Monday, October 31, 2011

Stories of the Departed (Petavatthu)

Wisdom Quarterly
Ancient round of existences (Sanskrit, samsara) we cycle through endlessly due to ignorance and craving, the Wheel of Rebirth and Death (Hanciong/Flickr).

Stories of the Departed
Spooks, creeps, haints, poltergeists, monsters, ghosts... in Buddhism? The Petavatthu is a collection of ancient Buddhist scriptures in the form of ghost stories. It is located in the Khuddaka Nikaya. Composed of 51 verse narratives, it specifically describes how the effects of unprofitable karma can, when and if they ripen, lead to rebirth in the unhappy realm of "ghosts" (petas).

This happens in accordance within the framework of intentional actions and their results. It gives prominence to the teaching that giving alms to successful Buddhist practitioners (arhats, buddhas, meditators, monastics, moral individuals) is capable of benefiting the ghosts of one's relatives.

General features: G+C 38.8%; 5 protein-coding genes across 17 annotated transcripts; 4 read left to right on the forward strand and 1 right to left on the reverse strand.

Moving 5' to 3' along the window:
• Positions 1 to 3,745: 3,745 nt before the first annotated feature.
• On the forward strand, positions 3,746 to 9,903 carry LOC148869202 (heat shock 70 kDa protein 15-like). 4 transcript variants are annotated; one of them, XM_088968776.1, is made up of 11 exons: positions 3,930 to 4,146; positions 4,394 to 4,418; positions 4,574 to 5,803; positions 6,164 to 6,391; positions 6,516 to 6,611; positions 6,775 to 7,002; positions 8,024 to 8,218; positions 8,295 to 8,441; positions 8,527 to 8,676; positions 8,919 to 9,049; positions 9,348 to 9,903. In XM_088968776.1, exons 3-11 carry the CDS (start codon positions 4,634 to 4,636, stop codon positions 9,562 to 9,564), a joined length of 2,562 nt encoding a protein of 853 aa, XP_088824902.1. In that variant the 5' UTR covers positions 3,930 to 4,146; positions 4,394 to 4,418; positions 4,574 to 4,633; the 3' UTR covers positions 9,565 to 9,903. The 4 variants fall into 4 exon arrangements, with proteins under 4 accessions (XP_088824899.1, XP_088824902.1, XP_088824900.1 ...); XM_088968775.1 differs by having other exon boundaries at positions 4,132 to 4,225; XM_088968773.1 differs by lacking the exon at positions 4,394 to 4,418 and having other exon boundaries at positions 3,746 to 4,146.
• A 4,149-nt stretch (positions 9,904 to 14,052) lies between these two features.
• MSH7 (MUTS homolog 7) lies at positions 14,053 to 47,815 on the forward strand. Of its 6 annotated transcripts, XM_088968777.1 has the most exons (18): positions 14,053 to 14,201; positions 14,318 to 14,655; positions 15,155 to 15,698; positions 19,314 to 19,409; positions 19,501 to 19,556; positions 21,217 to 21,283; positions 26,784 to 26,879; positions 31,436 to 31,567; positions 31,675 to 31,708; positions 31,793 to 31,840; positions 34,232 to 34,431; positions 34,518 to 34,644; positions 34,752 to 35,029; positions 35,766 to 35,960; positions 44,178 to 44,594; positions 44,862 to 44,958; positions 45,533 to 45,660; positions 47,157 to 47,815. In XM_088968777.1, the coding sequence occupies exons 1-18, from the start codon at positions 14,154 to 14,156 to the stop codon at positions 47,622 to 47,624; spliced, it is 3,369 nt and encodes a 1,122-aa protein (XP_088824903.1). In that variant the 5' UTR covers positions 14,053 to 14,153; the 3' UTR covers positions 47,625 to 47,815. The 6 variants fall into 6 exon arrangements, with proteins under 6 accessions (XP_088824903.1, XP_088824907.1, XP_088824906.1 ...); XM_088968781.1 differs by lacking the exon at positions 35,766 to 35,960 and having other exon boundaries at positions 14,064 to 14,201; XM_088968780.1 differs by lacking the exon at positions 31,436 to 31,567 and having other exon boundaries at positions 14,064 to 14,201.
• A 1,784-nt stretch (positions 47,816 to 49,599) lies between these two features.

But how could my good actions become someone else's good actions? They can not, technically speaking. But since "actions" include words and thoughts, there is a way. If one's relatives in the realm of ghosts approves, lauds, and commends the good one does either on their behalf or in general, they themselves are generating very meritorious mental-karma.

When the deed they are approving of is very excellent, such as giving to an enlightened person, it can have immediate benefits for them. That a relative does it is important, that they approve of it is crucial. The other worlds are not far.

Hungry Ghost (Sanskrit, preta) scroll, Kyoto (Wikimedia commons)